VMWare lets you do just that. VMWare's virtual storage system has a "nonpersistent" mode. This means that every time the virtual machine is booted, its hard drive has the contents it had when it went into nonpersistent mode, the contents of the known-good state. During the run, changes are made on disk, but nothing lasts beyond the next boot. This gives each test run a clean slate. No matter how badly it bombs, there's no way it can affect the next run.

Running Commands On Virtual Machines

So far, I've described how new machines are created and how they can be controlled programmatically via the VMPerl API. The final piece needed to run automated tests and builds on virtual machines is a way to run commands and get output from software running on the machines.

The simplest way to solve this problem is to use a network connection to control a shell session running on the virtual machine. Telnet and RSH would have worked fine, but I used SSH because most modern operating systems have SSH running after installation.

I used the Expect module to interact with shell sessions running inside the guest operating systems (http://www.cpan.org/ authors/id/R/RG/RGIERSIG/). Expect is a Perl implementation of the venerable Expect TCL system created by Don Libes and it operates much the same way. The Perl implementation was written by Austin Schutz and Roland Giersig. You provide Expect a command to spawn and it handles setting up a pseudoterminal (pty) for the new process. Then you can run pattern matches on the output of the command and send the command input.

Example 3 shows via ssh how to run the date command on another machine (it could be virtual or real). When prompted, the script provides the user's password. The script then captures the output from date and prints it. When I run this script against my Redhat Linux 9 virtual machine (conveniently named Redhat9), I see:

$ ./get_date.pl
The date on Redhat9 is Thu Jun 17 08:41:24 EDT 2004

The VMPerl API includes an alternative mechanism for communicating with software running on the guest OS, using set_guest_info() and get_guest_info(). I did not use these methods for two reasons: First, they lack sufficient flexibility to control an interactive process easily. Second, to use them, you must install the VMWare Tools software on the guest operating system. This would add an extra step to the process of setting up a new machine, one that is otherwise unnecessary.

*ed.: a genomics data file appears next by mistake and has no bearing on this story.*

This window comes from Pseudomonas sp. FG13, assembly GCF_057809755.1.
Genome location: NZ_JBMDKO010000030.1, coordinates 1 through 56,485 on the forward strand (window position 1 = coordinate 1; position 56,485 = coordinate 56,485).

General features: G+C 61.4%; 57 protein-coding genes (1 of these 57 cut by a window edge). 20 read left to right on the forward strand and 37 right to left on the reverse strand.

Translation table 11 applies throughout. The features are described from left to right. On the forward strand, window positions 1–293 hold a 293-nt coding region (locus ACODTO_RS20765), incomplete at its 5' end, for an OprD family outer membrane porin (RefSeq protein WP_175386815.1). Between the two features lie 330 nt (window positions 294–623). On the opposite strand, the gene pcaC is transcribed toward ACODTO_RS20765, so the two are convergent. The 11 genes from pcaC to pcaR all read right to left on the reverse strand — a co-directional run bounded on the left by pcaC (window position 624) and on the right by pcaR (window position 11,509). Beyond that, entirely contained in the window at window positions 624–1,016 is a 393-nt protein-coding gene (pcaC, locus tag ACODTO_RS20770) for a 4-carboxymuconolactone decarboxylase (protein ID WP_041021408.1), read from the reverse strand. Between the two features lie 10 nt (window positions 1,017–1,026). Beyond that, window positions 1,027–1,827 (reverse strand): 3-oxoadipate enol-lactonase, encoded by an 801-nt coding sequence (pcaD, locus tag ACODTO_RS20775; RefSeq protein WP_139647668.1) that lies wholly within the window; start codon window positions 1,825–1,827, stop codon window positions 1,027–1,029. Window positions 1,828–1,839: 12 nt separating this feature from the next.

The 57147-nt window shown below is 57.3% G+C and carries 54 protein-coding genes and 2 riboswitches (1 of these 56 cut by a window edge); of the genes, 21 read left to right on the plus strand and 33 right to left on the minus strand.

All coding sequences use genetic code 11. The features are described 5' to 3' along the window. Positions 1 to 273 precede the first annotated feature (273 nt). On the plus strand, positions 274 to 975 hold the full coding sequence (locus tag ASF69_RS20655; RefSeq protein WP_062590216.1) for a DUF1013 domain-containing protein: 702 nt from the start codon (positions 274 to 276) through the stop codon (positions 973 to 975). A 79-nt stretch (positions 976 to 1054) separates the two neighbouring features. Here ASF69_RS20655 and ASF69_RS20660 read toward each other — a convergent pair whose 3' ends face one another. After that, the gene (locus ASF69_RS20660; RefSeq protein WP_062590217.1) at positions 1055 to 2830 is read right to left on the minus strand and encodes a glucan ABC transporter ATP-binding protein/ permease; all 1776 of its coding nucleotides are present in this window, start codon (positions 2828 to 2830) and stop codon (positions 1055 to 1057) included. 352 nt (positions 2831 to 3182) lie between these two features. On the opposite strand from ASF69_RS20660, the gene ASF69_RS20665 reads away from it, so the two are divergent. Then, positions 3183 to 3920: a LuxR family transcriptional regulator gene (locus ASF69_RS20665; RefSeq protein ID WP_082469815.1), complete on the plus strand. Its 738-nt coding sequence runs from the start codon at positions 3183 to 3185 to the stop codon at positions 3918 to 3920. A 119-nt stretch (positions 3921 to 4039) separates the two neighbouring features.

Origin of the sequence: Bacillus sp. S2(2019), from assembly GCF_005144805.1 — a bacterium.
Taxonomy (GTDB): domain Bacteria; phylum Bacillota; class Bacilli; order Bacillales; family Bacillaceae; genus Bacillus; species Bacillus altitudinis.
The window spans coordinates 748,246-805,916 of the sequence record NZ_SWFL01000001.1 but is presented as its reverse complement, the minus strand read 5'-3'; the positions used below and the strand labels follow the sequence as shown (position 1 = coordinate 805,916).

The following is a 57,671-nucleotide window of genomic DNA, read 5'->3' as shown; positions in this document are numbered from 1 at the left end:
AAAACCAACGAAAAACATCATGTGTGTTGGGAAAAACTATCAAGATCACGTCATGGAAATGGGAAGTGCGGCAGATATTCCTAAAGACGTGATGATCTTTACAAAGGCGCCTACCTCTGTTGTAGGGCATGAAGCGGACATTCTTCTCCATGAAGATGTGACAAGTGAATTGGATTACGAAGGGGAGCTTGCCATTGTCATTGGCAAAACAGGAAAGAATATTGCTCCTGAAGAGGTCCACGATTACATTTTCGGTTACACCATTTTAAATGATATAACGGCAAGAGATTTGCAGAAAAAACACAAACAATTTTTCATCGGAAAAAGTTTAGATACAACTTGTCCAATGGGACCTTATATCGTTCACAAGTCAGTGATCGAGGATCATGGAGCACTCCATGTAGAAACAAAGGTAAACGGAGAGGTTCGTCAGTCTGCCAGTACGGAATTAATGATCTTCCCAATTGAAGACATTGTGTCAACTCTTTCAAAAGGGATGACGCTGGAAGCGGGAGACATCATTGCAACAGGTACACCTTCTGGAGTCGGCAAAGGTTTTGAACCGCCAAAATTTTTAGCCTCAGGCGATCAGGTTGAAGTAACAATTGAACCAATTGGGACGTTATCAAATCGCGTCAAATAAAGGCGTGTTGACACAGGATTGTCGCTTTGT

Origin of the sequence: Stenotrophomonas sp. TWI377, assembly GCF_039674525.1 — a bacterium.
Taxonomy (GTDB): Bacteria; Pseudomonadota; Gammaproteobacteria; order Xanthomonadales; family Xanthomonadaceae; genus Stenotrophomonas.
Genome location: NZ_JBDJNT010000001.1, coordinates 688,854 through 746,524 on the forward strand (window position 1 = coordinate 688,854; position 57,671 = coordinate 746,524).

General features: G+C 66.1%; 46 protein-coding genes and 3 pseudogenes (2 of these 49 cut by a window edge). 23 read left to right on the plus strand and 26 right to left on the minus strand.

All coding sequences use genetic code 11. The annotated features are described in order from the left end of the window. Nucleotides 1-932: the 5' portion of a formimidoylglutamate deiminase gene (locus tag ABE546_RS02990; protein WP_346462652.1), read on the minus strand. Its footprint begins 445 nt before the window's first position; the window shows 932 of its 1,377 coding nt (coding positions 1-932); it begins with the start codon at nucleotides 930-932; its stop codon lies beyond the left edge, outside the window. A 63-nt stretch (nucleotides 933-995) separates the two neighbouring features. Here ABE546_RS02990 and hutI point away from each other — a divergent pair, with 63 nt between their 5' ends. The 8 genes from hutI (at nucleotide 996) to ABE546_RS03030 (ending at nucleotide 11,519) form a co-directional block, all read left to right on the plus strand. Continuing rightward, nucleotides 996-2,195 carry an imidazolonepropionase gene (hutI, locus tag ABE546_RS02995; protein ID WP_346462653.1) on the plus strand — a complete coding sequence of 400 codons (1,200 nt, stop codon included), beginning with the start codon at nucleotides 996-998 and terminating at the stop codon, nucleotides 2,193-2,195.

Putting It All Together

With the VMPerl API to start and stop machines and the Expect module to run commands via ssh, the rest is, as a former boss used to say, merely a simple matter of programming.

I started by designing a configuration file format to contain a description of all the machines in the farm. The format follows the same conventions as the Apache web server, made possible by the Config::ApacheFormat module created as part of the Krang project (http://www.cpan.org/authors/id/S/SA/SAMTREGAR/). Example 4 is a single machine's configuration from the file, farm.conf. Each machine in the farm gets a <Machine> block listing the username and password used to log in to the machine, a short description used in script output, and a list of all the Perl binaries on the machine paired with the Krang builds they generate.

One thing you might have expected to see in farm.conf that isn't there is the IP address of the machine. I decided to store that information in /etc/hosts because it is convenient to be able to ssh to the machine manually to debug problems. For example, the machine in Example 4 has a corresponding entry in /etc/hosts like this: Redhat7_3_i686

With configuration out of the way, I created a class to encapsulate operations on the machines called KrangFarm::Machine. Example 5 shows a script that will start each machine on the farm and execute the date command. Notice how KrangFarm::Machine completely abstracts interaction with the VMPerl API and the farm configuration file.

The actual scripts in the Krang Farm system, krang_farm_build and krang_farm_test, aren't much more complicated than Example 5. The build script, krang_farm_build, transfers a source tar-ball to each machine, runs make build and make dist and fetches the resulting binary distribution. The test script transfers a binary distribution to each machine, installs it, runs make test, and parses the output to determine success or failure.

Building and testing on all configured platforms is as simple as:

  krang_farm_build --  	from-cvs && krang_farm_test -- version 1.020

Plans for the Future

The Krang Farm is working well, but there's always room for improvement. Now that building and testing are automated, I plan to add a script to perform test runs automatically every night against the latest source in CVS. If the tests fail, the script will send mail to the Krang development mailing list.

Another possible enhancement would be a system to test upgrades from one version of Krang to another. Krang includes an upgrade facility that lets users move from one version of Krang to another without losing their data. Testing upgrades from an arbitrarily old version of Krang to the latest release is a time-consuming process, and automating it could help us find upgrade bugs faster.

This work may well be done by the time you read this article; drop by the Krang web site to find out, or even to lend a hand! Like Krang, the Krang Farm software is 100 percent open source.


For all the cheerleading in this article, the project wasn't without problems. One of Krang's supported platforms, Fedora Linux, isn't officially supported by VMWare. While Fedora Core 1 worked great, Fedora Core 2 ran extremely slowly under VMWare. Compiling Krang took around an hour versus 10 minutes on the rest of the machines. I eventually solved this problem by compiling a new kernel on the Fedora Core 2 machine with a lower value for HZ (100 versus the default of 1000), a tactic I found on the VMWare community message boards.

Additionally, I am unable to start machines as a nonroot user in the Virtual Machine Console. Judging by the documentation, I'm sure this is supposed to work, but I get a fatal error whenever I try it. However, starting machines using the VMPerl API as a nonroot user works fine.